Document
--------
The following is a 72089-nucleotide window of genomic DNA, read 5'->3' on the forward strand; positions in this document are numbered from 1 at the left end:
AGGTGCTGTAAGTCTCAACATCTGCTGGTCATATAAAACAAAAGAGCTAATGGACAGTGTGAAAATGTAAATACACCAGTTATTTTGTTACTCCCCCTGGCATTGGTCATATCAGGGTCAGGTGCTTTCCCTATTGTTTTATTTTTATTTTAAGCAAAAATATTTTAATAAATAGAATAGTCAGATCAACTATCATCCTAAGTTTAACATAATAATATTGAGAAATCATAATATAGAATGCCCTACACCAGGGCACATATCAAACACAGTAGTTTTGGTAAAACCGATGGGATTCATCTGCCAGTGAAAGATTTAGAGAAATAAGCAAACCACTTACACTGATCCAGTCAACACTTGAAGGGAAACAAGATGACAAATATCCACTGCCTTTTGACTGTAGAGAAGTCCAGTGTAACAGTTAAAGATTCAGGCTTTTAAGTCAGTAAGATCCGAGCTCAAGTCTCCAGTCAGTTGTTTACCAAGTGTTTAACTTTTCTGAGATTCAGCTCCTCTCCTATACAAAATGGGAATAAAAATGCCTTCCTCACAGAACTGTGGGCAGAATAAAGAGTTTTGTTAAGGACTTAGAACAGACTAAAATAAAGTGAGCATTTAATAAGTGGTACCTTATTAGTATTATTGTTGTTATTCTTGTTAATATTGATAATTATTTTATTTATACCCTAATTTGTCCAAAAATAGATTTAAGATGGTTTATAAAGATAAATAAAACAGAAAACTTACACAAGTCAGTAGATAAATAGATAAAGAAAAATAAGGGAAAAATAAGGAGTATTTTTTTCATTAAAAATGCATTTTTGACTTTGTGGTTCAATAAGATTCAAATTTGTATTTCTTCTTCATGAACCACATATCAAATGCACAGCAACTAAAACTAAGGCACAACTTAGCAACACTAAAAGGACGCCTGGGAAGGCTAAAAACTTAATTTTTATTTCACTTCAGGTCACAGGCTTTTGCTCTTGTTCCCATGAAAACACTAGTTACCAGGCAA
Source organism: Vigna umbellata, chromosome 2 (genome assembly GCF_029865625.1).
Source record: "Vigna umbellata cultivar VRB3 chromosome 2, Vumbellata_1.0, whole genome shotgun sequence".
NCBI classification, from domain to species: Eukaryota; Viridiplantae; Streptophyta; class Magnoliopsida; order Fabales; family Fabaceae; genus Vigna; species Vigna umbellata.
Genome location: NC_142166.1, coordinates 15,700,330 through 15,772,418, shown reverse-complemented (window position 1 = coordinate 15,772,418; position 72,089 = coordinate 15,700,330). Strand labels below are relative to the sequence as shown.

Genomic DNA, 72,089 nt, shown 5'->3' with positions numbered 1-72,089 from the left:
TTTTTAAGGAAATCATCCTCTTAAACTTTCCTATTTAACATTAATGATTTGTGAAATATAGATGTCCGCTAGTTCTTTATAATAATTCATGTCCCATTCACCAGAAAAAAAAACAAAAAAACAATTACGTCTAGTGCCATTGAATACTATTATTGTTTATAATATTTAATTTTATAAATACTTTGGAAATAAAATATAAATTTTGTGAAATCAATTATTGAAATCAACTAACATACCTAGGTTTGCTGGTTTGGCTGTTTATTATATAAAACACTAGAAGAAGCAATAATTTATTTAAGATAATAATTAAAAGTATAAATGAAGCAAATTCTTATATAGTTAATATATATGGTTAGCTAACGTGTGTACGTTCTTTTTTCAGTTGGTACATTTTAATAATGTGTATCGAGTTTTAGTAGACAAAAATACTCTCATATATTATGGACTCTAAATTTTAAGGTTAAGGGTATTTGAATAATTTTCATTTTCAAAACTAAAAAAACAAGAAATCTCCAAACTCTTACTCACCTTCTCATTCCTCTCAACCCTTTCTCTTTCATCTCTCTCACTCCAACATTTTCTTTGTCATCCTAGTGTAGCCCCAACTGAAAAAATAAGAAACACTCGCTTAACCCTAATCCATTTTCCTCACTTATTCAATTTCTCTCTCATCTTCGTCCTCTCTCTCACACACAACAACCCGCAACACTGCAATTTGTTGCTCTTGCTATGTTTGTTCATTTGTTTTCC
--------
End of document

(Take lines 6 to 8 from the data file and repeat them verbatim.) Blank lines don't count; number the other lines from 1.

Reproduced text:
Genome location: NC_142166.1, coordinates 15,700,330 through 15,772,418, shown reverse-complemented (window position 1 = coordinate 15,772,418; position 72,089 = coordinate 15,700,330). Strand labels below are relative to the sequence as shown.

Genomic DNA, 72,089 nt, shown 5'->3' with positions numbered 1-72,089 from the left:
TTTTTAAGGAAATCATCCTCTTAAACTTTCCTATTTAACATTAATGATTTGTGAAATATAGATGTCCGCTAGTTCTTTATAATAATTCATGTCCCATTCACCAGAAAAAAAAACAAAAAAACAATTACGTCTAGTGCCATTGAATACTATTATTGTTTATAATATTTAATTTTATAAATACTTTGGAAATAAAATATAAATTTTGTGAAATCAATTATTGAAATCAACTAACATACCTAGGTTTGCTGGTTTGGCTGTTTATTATATAAAACACTAGAAGAAGCAATAATTTATTTAAGATAATAATTAAAAGTATAAATGAAGCAAATTCTTATATAGTTAATATATATGGTTAGCTAACGTGTGTACGTTCTTTTTTCAGTTGGTACATTTTAATAATGTGTATCGAGTTTTAGTAGACAAAAATACTCTCATATATTATGGACTCTAAATTTTAAGGTTAAGGGTATTTGAATAATTTTCATTTTCAAAACTAAAAAAACAAGAAATCTCCAAACTCTTACTCACCTTCTCATTCCTCTCAACCCTTTCTCTTTCATCTCTCTCACTCCAACATTTTCTTTGTCATCCTAGTGTAGCCCCAACTGAAAAAATAAGAAACACTCGCTTAACCCTAATCCATTTTCCTCACTTATTCAATTTCTCTCTCATCTTCGTCCTCTCTCTCACACACAACAACCCGCAACACTGCAATTTGTTGCTCTTGCTATGTTTGTTCATTTGTTTTCC